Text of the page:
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Author Baker, Frank B.
Source ACM Digital Library
Content type Text
Publisher Association for Computing Machinery (ACM)
File Format PDF
Copyright Year ©1962
Language English
Subject Domain (in DDC) Computer science, information & general works ♦ Data processing & computer science
Abstract The application of digital computers to the tasks of document classification, storage and retrieval holds considerable promise for solving the so-called “library problem.” Due to the high-speed and data handling characteristics of digital computers, a number of different approaches to the “library problem” have been placed in operation [4]. Although existing systems are rather rudimentary when compared with the ultimate goal of an automated library, progress towards that goal has been made in several areas: the organization of a mass of documents through automatic indexing schemes; the retrieval from a mass of documents of only those documents related to an information request made by a user of the library. A high proportion of existing document retrieval systems is based upon the author's background and skill rather than upon a mathematical model. Although allowing considerable success in the initial stages of development, the heuristic approach has a limited potential unless an underlying mathematical rationale can be found. Therefore, the present paper proposes an information retrieval based upon Lazarsfeld's latent class analysis [11], which has mathematical foundations. Although latent class analysis was developed by Lazarsfeld [11] to analyze questionnaires, the similarity of this task and document classification suggests that the mathematical rationale for the former could also provide a useful theoretical basis for the latter. Because the number of words contained in even a moderately sized report can exceed the capacity of most computers, some form of data reduction is a necessity. The reduction usually results in one of three levels of abstraction: abstracts of documents, key or topical words which convey the meaning of the document or abstract, and indices or tags based upon key words which are then assigned to the document. In general, indexing systems either assign key words to the document or use several key words to assign tags or indices to the documents. The key words or tags then serve as basic information for a retrieval system. Until a radical change in the data handling characteristics of computers is made, it would appear likely that key words or tags will continue to serve as the raw data for information retrieval systems. Although considerable uniformity exists in basic data introduced into an automated library, many different approaches exist as to the subsequent processing of the data. Several papers are reviewed below, which illustrate some of the considerations that enter into the development of an information retrieval system.Maron and Kuhns [8] have developed the “probabilistic indexing” scheme, which reduces the number of documents searched yet increases the retrieval of appropriate documents. In this approach, a large mass of source documents was read by human reviewers and key words were selected. The key words were then pooled into a few well-defined categories. However, any given key word could appear in more than one category. The resulting categories were then assigned meaningful labels or tags which constituted an index term list. The source documents were then re-inspected and the appropriate tag or tags assigned to the document. Document retrieval using the probabilistic indexing scheme is accomplished by presenting the computer with a series of tags and a value of a relevance number below which documents are not of sufficient importance to be retrieved. The tags locate the document, and the value of the corresponding relevance number compared to the lower bound value determines if the document should be retrieved.The high degree of dependence of the probabilistic indexing scheme upon human reviewers greatly reduces the efficiency of the method. If the number of documents, key words and tags were large, a human reviewer would not be able to maintain a consistent frame of reference when assigning tags and relevance numbers. The unique contribution of the probabilistic indexing scheme, however, is the use of relevance numbers in conjunction with the indices. The number provides a basis for determining the relevance of the stored documents to the indexed terms used by the requester of information.Stiles [10] had also reported the use of an association factor to accompany the index terms assigned to a document. The factor used expressed the discrepancy of the observed joint occurrence from the expected joint occurrence of an index pair, assuming independence. The association factor employed was the &khgr;2 value obtained from a two-fold contingency table involving the pair of index terms. A correlation coefficient, such as tetracortic $\textit{r}$ which expresses the correlation within the two-fold table, rather than a chi-square value expressing lack of independence would have been more appropriate in the present context. Stiles [10], however, reports that the use of the association factor was found to improve document retrieval. A more intensive study of the inter-relationships among words within a document was performed by Doyle [2]. The joint occurrences of word pairs in a body of 600 documents served as the basic data of the study. Two types of word correlations were found to exist within word pairs: adjacent correlations, resulting from words which appeared in pairs due to the nature of our language; and proximal correlation, due to words which are logically related but appear at non-adjacent positions within a document. The statistical effects of these two correlations were denoted by language redundancy and reality redundancy. In addition, a third type of redundancy, documentation redundancy resulted when more than one document could be classified by a given set of key words. The effect of language redundancy can be reduced by pooling adjacent key words and treating the pair as a single key word, thus eliminating the redundancy. Documentation redundancy would be reduced by pooling similar documents and assigning a single label to the batch, thus eliminating unnecessary duplication of effort. Reality redundancy, however, is the result of the author's cognitive processes, and the degree to which the literature researcher can duplicate this redundancy determines how successfully the original document can be retrieved. This study indicates that an important function in an information retrieval system is machinery for reducing the effects of language and documentation redundancy so that important relationships are not obscured.The results of the three studies reviewed above indicated document retrieval can be improved if the documents are surveyed for document redundancy and if the relationships among the key words are filtered to remove language redundancy. In addition, the use of a relevance number relating the document and key words appears to increase the efficiency of document retrieval.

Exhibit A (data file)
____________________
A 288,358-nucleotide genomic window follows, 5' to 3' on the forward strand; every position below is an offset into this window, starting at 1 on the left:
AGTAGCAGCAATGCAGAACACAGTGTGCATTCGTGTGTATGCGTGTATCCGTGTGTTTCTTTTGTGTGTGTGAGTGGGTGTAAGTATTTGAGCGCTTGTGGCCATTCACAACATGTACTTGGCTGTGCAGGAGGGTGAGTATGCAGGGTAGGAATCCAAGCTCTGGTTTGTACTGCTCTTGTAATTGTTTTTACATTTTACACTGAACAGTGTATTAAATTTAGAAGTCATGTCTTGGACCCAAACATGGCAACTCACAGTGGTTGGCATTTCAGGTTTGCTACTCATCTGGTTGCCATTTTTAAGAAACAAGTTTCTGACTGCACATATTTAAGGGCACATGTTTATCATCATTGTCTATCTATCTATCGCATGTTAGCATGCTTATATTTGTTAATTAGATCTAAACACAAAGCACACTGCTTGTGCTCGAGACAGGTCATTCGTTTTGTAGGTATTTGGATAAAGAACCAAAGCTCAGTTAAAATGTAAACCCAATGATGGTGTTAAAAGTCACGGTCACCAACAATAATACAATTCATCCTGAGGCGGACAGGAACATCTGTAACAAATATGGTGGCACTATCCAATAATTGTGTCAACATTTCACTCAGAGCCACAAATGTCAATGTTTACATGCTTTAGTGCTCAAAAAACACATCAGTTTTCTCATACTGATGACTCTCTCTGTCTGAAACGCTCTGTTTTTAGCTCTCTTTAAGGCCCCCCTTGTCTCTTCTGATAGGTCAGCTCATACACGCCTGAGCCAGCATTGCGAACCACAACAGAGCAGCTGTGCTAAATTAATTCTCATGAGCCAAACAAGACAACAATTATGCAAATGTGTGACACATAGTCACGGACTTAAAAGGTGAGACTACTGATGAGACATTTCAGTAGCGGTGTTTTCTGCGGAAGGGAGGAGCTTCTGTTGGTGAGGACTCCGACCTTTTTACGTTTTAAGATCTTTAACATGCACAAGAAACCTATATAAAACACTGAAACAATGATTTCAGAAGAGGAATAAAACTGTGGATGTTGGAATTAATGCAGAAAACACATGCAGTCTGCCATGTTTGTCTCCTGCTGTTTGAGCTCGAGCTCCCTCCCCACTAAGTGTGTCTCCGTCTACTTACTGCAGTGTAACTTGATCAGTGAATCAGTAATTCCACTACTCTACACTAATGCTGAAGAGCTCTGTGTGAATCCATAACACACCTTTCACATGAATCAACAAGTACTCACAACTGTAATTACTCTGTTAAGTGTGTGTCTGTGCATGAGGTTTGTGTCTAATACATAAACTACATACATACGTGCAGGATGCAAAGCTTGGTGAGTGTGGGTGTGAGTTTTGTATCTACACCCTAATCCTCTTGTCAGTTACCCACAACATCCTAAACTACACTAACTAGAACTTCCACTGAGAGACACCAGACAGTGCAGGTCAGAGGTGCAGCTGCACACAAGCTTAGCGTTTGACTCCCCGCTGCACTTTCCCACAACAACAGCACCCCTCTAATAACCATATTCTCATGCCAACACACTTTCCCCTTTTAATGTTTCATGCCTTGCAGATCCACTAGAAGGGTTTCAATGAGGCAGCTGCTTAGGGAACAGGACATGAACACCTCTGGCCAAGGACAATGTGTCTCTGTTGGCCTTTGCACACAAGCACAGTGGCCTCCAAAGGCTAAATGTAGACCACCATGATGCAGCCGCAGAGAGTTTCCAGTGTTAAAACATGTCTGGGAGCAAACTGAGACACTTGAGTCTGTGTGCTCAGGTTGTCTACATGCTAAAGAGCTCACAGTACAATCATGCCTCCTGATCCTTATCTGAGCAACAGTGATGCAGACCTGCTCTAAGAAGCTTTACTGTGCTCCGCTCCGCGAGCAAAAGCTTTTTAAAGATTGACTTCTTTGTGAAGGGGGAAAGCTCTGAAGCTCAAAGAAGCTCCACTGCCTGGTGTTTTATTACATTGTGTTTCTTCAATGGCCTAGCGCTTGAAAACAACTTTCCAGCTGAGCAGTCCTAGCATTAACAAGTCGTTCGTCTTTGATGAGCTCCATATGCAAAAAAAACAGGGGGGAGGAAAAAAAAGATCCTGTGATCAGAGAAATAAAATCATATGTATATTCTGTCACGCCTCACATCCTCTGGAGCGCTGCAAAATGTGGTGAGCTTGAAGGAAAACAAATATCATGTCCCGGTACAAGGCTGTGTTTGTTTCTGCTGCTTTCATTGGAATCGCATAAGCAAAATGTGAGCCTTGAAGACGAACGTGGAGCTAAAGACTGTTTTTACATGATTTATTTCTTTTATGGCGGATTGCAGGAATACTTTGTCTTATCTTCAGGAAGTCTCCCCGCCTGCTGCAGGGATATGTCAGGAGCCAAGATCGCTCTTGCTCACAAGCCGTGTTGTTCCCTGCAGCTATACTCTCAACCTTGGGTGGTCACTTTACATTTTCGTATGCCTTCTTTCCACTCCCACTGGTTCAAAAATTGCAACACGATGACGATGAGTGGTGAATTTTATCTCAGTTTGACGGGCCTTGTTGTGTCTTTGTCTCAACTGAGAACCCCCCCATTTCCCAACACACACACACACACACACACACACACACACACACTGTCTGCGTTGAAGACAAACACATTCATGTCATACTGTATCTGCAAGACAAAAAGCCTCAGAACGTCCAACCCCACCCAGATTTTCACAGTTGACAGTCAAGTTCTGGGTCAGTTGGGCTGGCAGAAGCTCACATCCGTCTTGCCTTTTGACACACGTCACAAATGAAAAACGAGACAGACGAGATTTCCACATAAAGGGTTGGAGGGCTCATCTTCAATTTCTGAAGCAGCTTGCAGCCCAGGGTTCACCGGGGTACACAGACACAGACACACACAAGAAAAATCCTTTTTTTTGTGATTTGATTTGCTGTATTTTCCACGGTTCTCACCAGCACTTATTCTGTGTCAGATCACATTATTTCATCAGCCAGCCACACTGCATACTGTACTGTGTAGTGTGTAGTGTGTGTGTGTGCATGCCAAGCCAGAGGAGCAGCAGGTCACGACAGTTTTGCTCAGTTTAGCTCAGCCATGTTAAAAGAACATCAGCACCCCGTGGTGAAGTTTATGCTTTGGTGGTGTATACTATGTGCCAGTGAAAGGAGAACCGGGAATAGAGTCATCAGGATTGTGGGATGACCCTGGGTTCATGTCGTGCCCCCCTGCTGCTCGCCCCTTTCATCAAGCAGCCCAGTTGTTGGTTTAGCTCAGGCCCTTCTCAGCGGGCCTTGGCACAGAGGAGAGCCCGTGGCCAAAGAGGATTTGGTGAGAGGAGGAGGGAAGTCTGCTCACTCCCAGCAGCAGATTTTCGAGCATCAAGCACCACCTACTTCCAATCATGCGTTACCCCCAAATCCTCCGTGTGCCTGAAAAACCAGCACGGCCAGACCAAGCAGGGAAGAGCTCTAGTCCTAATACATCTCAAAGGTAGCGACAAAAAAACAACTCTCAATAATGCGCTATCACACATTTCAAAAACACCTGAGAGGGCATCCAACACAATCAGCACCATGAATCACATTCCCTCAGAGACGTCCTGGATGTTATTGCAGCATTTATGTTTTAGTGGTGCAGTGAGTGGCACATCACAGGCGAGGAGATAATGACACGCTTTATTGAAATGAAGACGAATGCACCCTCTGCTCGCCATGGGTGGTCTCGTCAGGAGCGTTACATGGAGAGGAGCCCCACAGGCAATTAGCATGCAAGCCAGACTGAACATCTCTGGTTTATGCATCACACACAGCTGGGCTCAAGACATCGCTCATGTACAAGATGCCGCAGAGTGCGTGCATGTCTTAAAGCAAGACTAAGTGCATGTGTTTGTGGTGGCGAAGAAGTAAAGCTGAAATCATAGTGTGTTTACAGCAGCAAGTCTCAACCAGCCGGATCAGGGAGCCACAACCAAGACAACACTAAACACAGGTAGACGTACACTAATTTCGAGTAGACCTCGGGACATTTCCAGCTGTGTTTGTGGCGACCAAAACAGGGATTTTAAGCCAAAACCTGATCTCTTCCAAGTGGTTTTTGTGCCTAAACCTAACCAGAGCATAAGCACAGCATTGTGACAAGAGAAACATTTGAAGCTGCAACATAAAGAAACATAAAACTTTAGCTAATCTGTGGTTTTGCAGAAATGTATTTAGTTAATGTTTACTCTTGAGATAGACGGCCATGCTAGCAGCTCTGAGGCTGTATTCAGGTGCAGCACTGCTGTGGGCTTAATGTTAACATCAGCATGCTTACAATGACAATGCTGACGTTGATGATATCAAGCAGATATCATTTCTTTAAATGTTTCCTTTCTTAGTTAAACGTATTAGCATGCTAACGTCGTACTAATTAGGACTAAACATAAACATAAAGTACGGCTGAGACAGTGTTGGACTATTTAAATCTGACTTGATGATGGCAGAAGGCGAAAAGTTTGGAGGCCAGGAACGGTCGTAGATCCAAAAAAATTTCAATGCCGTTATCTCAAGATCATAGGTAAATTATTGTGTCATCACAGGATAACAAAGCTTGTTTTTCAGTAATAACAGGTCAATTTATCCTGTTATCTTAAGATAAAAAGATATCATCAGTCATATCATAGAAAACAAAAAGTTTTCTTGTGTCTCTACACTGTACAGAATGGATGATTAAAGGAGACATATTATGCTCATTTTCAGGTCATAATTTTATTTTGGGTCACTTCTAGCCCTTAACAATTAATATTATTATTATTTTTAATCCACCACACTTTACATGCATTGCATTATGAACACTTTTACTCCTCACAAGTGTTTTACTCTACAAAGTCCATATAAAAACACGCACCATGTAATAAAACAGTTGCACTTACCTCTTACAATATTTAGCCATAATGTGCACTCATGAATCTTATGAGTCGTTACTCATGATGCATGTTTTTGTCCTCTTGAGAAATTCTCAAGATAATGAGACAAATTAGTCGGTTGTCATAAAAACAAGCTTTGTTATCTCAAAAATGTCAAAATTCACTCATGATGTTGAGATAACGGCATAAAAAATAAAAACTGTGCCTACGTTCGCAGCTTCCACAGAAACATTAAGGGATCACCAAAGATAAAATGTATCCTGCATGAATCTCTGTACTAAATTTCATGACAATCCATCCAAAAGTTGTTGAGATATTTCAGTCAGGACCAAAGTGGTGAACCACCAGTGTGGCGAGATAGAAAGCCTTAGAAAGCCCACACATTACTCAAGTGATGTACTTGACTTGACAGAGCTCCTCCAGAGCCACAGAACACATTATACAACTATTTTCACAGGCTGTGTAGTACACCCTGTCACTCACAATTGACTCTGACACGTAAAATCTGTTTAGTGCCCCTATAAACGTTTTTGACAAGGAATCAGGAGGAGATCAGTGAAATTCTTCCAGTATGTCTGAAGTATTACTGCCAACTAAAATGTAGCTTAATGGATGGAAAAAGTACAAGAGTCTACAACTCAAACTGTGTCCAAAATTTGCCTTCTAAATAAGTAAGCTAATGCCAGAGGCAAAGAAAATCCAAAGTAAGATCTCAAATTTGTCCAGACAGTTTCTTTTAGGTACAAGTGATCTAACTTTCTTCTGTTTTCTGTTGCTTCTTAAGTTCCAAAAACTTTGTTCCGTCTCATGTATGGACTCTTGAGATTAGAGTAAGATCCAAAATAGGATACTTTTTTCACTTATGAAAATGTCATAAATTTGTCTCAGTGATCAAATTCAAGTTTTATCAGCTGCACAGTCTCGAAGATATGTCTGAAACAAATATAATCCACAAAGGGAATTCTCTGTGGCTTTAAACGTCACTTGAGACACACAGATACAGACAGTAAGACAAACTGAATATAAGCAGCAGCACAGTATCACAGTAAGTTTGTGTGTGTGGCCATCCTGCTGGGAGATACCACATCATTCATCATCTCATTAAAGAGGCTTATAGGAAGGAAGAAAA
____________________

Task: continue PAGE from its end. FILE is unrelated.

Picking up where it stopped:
ISSN 00045411
Age Range 18 to 22 years ♦ above 22 year
Educational Use Research
Education Level UG and PG
Learning Resource Type Article
Publisher Date 1962-10-01
Publisher Place New York
e-ISSN 1557735X
Journal Journal of the ACM (JACM)
Volume Number 9
Issue Number 4
Page Count 10
Starting Page 512
Ending Page 521


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Source: ACM Digital Library